A quick github search shows many, many uses of the function. Is everyone here certain that they all use only strictly increasing indices?

Regarding the behaviour of a new function, I would argue that without separate start/stop arrays, the functionality is severely hampered. There are many situations where one would want to measure values in overlapping windows that are not regularly arrayed (so rolling windows would not work). For example, regions of interest determined by some independent method. And @divenex has shown that the performance difference over Python iteration can be massive.

There are many situations where one would want to measure values in overlapping windows that are not regularly arrayed (so rolling windows would not work).

Yes, but you wouldn't want to use a naive loop such as the one implemented by reduceat. You'd want to implement your own rolling window calculation storing intermediate results in some way so it can be done in a single linear pass over the data. But now we're talking about an algorithm that is much more complicated than reduceat.

@shoyer I can envision cases where only some of the ROIs are overlapping. In such cases, writing a customised algorithm would be huge overkill. Let's not forget that our main userbase is scientists, who are typically time poor and need a "good enough" solution, not the absolute optimum. The low constant factors associated with np.reduceat's complexity mean it would be hard or impossible to get a better solution with pure Python code — most often the only code users are willing to write.

@jni Sure, reducing into groups with arbitrary starts and stops could be useful. But it feels like a significant increase in scope to me, and something better suited to another method rather than a replacement for reduceat (which we certainly want to deprecate, even if we never remove it).

reducing into groups with arbitrary starts and stops could be useful. But it feels like a significant increase in scope to me

This seems very trivial to me. Right now, we have code that does essentially ind1 = indices[i], ind2 = indices[i + 1]. Changing that to use two different arrays instead of the same one should be very little effort.

And the single-pass behaviour when passed contiguous ranges should be almost exactly as fast as it is right now - the only overhead is one more argument to the nditer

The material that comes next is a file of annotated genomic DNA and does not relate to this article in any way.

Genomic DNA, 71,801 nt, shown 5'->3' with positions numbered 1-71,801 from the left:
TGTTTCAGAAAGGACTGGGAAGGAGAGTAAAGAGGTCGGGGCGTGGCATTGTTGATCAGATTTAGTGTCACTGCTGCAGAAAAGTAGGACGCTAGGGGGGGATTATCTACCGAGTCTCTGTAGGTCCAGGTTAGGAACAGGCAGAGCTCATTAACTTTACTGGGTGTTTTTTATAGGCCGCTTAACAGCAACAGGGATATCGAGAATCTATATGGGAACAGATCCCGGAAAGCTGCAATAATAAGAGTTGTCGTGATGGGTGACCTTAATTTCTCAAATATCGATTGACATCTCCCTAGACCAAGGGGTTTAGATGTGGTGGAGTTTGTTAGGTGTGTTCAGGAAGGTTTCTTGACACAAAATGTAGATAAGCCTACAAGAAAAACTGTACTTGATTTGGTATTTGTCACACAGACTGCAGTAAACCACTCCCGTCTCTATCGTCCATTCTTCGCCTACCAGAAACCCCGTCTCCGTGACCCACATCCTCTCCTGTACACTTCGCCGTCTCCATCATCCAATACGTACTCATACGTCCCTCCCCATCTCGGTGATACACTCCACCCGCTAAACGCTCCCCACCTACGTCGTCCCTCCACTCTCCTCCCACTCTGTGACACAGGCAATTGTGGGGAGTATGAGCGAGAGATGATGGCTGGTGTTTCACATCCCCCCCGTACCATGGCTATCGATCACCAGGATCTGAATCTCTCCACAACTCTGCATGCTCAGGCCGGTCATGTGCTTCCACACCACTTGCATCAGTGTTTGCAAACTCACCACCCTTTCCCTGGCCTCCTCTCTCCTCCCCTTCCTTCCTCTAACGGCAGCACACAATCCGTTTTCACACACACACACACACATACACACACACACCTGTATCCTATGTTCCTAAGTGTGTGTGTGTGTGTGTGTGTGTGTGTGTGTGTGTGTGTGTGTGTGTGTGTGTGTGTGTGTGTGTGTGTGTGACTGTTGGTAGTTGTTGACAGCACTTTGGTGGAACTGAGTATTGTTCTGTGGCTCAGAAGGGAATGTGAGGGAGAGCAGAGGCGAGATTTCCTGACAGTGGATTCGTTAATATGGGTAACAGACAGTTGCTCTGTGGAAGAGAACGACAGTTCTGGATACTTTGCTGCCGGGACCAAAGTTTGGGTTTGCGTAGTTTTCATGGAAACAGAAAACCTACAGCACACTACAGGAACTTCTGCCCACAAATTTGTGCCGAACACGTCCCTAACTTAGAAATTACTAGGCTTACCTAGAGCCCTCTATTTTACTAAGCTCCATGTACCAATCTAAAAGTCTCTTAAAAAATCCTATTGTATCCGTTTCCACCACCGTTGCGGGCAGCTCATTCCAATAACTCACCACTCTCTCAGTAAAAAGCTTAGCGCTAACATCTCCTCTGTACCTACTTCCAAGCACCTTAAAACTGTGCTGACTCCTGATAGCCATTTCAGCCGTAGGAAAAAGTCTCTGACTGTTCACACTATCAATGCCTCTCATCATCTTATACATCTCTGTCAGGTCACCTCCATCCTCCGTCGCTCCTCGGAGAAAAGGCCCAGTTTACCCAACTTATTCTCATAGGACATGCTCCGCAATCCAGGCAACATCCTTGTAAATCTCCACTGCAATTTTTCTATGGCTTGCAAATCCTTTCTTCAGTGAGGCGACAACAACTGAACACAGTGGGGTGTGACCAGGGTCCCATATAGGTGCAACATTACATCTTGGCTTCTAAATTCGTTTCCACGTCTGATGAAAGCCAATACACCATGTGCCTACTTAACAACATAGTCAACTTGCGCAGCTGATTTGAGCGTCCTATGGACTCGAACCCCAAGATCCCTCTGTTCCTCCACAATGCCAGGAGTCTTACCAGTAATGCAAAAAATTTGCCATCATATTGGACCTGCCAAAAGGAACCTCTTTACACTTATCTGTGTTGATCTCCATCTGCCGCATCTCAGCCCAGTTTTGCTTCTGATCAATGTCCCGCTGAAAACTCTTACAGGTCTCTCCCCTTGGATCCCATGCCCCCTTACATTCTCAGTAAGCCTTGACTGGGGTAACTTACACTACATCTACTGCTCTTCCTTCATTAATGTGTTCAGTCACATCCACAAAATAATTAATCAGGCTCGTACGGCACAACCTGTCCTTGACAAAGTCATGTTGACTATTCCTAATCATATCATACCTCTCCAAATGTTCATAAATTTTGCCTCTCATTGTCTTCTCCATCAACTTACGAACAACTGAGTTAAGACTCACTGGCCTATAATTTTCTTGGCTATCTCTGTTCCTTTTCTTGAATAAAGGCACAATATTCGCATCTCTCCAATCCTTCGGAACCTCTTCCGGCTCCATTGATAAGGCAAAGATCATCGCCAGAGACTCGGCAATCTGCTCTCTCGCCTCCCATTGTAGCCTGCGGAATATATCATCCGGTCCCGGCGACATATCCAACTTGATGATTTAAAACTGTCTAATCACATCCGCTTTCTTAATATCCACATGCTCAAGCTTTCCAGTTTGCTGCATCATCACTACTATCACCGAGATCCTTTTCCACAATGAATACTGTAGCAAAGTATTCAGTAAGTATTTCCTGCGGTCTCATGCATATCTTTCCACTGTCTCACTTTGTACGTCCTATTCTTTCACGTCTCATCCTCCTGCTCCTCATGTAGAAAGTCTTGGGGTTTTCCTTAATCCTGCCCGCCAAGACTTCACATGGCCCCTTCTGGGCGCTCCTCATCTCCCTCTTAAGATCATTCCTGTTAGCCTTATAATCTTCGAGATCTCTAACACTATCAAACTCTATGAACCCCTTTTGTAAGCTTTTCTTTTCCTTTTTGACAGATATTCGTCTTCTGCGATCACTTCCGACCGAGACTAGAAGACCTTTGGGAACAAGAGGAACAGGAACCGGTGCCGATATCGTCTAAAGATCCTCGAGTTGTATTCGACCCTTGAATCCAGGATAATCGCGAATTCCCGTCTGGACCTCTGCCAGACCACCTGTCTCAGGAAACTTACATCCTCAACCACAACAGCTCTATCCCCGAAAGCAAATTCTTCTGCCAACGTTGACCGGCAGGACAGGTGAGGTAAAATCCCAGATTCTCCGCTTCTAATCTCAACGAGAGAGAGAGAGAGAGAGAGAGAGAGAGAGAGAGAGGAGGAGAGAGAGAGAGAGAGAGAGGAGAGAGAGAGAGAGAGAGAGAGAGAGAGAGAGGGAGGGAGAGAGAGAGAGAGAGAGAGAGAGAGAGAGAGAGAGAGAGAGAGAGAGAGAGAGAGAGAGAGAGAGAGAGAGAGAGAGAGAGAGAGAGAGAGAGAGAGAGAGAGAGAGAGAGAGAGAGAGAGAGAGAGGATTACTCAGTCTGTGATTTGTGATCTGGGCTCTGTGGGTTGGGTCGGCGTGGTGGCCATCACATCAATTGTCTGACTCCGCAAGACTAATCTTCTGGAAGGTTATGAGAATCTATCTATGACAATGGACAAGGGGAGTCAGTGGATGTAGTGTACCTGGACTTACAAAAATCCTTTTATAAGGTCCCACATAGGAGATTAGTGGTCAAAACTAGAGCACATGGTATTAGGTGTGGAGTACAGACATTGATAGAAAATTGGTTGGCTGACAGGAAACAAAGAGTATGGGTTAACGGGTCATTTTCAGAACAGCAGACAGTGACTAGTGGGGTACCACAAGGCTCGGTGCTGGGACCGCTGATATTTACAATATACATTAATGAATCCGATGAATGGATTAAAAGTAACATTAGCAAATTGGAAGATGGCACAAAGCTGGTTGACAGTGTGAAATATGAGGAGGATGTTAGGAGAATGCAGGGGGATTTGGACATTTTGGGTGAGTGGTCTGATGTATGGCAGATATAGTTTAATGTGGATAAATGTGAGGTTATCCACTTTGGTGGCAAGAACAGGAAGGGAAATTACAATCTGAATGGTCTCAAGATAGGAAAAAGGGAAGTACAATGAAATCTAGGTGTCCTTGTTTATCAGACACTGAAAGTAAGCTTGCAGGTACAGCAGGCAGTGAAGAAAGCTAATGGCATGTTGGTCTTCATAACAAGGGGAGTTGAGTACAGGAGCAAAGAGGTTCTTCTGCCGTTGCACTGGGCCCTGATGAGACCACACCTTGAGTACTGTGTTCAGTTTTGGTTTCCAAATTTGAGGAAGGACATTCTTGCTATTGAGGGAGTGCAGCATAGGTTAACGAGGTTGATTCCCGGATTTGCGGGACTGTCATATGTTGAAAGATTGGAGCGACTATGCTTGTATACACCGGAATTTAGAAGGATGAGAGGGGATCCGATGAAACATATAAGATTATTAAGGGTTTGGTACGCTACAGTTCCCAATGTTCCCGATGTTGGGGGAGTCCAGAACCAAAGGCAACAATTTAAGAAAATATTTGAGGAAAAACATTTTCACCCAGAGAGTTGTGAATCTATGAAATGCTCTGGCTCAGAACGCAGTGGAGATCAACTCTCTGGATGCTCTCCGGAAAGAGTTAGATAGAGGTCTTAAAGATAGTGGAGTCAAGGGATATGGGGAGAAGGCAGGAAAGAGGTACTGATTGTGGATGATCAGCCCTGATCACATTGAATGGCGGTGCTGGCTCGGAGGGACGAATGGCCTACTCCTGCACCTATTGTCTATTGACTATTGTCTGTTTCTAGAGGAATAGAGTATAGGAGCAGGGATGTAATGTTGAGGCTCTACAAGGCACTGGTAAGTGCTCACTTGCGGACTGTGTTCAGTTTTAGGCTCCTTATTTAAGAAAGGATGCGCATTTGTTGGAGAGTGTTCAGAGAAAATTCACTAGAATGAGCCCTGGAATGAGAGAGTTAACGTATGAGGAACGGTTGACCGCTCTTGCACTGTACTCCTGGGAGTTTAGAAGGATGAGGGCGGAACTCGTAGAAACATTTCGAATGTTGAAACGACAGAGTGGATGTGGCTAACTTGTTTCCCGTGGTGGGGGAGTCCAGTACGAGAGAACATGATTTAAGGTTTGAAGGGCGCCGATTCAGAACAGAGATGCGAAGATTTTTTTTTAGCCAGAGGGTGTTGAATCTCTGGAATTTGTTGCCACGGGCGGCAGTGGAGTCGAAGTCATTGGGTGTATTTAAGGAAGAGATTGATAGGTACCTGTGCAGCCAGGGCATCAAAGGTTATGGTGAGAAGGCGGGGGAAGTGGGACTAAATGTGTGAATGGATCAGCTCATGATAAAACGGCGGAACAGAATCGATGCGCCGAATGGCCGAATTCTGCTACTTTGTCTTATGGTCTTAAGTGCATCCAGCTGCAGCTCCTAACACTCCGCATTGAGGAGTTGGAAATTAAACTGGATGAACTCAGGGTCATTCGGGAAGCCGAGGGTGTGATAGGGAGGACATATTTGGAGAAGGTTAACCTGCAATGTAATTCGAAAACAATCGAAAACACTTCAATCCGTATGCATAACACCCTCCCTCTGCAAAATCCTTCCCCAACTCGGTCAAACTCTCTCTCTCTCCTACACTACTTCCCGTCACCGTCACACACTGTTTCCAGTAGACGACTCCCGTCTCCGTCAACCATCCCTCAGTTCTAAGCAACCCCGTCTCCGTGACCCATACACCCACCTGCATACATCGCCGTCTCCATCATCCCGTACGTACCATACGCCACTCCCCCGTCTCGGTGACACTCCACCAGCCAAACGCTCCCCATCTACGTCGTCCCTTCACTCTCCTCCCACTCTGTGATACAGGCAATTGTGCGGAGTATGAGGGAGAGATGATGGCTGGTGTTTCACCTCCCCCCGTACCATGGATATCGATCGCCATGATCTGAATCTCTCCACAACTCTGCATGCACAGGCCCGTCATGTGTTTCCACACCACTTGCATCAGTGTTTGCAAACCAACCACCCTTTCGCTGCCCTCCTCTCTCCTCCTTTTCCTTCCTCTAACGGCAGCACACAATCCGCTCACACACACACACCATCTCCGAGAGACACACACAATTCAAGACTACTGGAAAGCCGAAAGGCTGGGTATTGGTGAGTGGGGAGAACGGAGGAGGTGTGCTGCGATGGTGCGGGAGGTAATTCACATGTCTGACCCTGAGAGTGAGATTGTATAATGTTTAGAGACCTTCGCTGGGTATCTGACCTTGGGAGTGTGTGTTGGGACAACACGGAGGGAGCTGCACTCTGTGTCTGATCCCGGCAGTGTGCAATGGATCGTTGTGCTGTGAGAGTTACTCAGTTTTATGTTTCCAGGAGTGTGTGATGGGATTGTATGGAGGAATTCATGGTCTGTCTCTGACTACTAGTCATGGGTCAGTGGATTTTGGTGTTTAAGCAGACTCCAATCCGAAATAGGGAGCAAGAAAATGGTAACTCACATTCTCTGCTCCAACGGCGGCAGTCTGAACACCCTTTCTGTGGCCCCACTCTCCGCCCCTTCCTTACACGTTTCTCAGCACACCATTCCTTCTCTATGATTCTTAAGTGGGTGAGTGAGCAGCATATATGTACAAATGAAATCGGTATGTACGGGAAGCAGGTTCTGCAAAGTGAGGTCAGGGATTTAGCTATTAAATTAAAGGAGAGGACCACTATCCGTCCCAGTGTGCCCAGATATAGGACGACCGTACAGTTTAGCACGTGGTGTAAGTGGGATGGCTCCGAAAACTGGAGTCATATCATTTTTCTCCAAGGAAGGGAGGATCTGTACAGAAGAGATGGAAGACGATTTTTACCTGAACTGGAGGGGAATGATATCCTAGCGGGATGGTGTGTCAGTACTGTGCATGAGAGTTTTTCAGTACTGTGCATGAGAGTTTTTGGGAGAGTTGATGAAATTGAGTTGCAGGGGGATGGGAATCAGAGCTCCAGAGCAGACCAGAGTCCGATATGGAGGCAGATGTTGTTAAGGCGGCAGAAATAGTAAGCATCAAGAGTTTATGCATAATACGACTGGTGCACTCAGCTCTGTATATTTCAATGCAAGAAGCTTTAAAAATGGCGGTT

This seems very trivial to me.

Exactly. Moreover, it's a functionality that users have with reduceat (by using every other index), but would lose with a new function that doesn't support overlap.

Furthermore, a two-index form could emulate the old (bizarre) behaviour:

def reduceat(func, arr, inds):
    deprecation_warning()
    start = inds
    stops = zeros(inds.shape)
    stops[:-1] = start[1:]
    stops[-1] = len(arr)
    np.add(stops, 1, where=ends == starts, out=stops)  # reintroduce the "bug" that we would have to keep
    return reducebins(func, arr, starts, stops)

Meaning we don't need to maintain two very similar implementations

I am not strongly against starts and stops indices for the new reducebins, altough I still cannot see an obvious example where they are both needed. It feels like generalizing np.histogram by adding starting and ending bins edges...

Ultimately, this is fine as long as the main usage is not affected and one can still also call reducebins(arr, indices) with a single array of indices and without speed penalty.

Of course there are many situations where one needs to operate on non-overlapping bins, but in this case I would generally expect the bins not to be defined by pairs of edges alone. An available functions for this kind of scenario is Scipy's ndimage.labeled_comprehension, and the related functions like ndimage.sum and so on.

But this seems quite different from the scope of reducebins.

So, what would be a natural usage case for starts and stops in reducebins?

So, what would be a natural usage case for starts and stops in reducebins?

Achievable by other means, but a moving average of length k would be reducebins(np,add, arr, arange(n-k), k + arange(n-k)). I suspect that ignoring the cost of allocating the indices, performance would be comparable to a as_strided approach.